On May the second Microsoft unveiled it’s new stream lined operating system aimed at the education market which requires more cost effective ICT solutions. The plan was obviously to create a product that could provide customers with the same experience as Windows 10 Pro but is capable of operating on devices with limited processing power and memory and therefore keep the cost down for the consumer. This consistency of performance has always been a problem for Microsoft as OEM’s have been making low cost laptops and more recently tablets running Windows with the minimum requirements further slowed by useless blotware for years. It is a problem that Google has avoid with Chrome OS and it’s reliance on web apps along with Apple whose clearly defined walled garden allows it to control the user experience yet Microsoft has to position Windows to compete at both ends of the spectrum. The release of the Surface Pro, Surface Book and Surface Studio has show that Redmond can mix it with Apple at the premium end but has done nothing to halt the advance of Chrome books in schools. The answer; Windows 10 S promises to open up the second front on the low cost end of the spectrum by primarily restricting third party applications that impact the overall performance of the operating system. Controversially the operating system achieves this by limiting the user to applications downloaded from the Windows Store similar to iOS.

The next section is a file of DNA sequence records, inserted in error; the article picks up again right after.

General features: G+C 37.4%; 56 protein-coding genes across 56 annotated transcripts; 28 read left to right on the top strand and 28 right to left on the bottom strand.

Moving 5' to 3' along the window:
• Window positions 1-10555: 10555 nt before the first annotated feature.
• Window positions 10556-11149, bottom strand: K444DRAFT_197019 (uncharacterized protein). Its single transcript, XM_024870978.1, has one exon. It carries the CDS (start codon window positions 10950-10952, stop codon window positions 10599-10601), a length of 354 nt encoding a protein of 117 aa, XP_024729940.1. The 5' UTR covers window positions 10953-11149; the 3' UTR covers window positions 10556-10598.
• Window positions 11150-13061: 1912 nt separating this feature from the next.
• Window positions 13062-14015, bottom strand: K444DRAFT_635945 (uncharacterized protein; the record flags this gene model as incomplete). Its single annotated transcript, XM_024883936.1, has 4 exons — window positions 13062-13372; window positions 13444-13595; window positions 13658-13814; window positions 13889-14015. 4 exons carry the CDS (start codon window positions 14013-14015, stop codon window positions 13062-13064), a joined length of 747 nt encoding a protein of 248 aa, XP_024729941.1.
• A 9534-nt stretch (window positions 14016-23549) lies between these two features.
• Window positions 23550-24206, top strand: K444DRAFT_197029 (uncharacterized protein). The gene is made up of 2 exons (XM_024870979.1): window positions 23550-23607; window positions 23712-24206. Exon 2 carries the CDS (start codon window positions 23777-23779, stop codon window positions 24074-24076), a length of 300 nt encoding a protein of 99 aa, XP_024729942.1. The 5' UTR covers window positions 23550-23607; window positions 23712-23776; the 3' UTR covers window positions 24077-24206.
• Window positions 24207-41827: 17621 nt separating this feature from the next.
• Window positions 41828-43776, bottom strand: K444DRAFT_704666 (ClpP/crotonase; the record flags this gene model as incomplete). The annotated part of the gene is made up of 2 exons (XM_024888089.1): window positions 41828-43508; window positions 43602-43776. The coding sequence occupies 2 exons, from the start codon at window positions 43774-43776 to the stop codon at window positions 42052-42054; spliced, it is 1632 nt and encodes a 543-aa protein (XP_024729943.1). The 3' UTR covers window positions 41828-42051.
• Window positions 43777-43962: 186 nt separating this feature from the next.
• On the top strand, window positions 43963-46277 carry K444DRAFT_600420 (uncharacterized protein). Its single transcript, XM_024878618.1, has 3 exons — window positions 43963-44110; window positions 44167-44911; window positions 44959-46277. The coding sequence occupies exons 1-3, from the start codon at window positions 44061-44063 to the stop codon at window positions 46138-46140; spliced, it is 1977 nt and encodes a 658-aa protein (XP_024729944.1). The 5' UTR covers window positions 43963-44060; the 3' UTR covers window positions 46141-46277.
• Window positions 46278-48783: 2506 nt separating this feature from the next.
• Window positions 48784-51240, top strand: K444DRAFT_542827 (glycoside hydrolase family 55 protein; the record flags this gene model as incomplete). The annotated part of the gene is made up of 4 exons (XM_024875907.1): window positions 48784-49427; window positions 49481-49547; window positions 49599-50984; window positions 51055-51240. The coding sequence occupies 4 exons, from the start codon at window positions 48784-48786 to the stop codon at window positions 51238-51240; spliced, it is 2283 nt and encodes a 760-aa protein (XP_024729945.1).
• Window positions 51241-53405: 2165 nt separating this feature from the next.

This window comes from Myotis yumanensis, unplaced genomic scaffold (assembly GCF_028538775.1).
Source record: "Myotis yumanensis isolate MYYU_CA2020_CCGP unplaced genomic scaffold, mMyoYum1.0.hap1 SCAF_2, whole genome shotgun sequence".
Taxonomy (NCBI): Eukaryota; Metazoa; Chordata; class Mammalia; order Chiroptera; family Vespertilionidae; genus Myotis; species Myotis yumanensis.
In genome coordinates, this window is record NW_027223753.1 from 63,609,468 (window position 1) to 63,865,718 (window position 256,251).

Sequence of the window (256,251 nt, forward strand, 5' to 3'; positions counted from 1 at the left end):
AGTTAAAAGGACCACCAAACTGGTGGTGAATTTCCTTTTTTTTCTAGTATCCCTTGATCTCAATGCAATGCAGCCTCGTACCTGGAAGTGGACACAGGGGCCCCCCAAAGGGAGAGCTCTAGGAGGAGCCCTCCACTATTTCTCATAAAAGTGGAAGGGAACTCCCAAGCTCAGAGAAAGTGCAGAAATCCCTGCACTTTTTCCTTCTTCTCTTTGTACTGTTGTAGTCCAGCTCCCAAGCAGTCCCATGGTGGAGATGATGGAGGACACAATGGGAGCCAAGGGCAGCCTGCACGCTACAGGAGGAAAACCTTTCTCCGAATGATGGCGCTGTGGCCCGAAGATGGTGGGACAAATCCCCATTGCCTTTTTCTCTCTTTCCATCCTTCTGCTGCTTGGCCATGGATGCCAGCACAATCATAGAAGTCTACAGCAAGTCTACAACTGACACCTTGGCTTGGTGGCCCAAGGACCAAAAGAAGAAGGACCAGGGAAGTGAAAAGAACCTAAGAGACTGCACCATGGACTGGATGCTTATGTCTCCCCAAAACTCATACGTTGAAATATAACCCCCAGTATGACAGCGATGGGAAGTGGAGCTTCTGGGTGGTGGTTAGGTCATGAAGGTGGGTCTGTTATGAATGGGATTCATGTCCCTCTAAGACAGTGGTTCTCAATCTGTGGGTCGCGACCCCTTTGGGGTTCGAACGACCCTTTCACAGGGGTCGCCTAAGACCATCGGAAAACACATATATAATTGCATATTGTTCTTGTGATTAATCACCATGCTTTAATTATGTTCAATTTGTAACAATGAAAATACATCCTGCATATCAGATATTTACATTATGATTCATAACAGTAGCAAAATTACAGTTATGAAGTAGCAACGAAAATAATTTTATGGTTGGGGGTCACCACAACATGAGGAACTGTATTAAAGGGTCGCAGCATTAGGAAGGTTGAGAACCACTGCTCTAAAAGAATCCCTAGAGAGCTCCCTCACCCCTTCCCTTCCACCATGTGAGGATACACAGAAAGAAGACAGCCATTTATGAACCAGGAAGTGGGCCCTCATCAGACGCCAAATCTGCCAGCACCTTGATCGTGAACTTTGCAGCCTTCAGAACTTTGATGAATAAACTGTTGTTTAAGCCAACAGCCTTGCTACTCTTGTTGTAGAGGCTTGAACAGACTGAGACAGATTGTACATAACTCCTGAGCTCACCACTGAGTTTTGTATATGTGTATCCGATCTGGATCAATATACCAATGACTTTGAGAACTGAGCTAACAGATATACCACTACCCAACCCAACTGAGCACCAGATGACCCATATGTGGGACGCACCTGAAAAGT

It was a move Microsoft needed to make according to the analysts due to the success of Chromebooks in US schools and had the potential for leveraging a popular operating system in Windows 10 to break into a different market. Unfortunately, most of the media coverage seems to attack Microsoft for their approach to the problem and the limitation they have placed on the installation of apps. Typically everyone wants the result but don’t want to face the consequences and seemingly expect nothing to be taken away in order to facilitate the necessary improvements to performance. Yet, as anyone with some experience with PC’s knows the major factor impacting performance is third party applications or related processes running in the background. Unbeknownst to the everyday user popular applications like the Adobe suite, Dropbox and Google Drive have several processes that run at start up by default and continue to draw processing power away from the user. These can easily be disabled in Windows 10 but most PC users in my experience teaching IT at a secondary school and provided ongoing support to colleagues and family this is beyond the average user. While limiting the installation of apps to the Windows store does not necessarily eliminate background processes it does provide a level of oversight missing from the web and prevents third party updates which are one of the major culprits of draining processing power.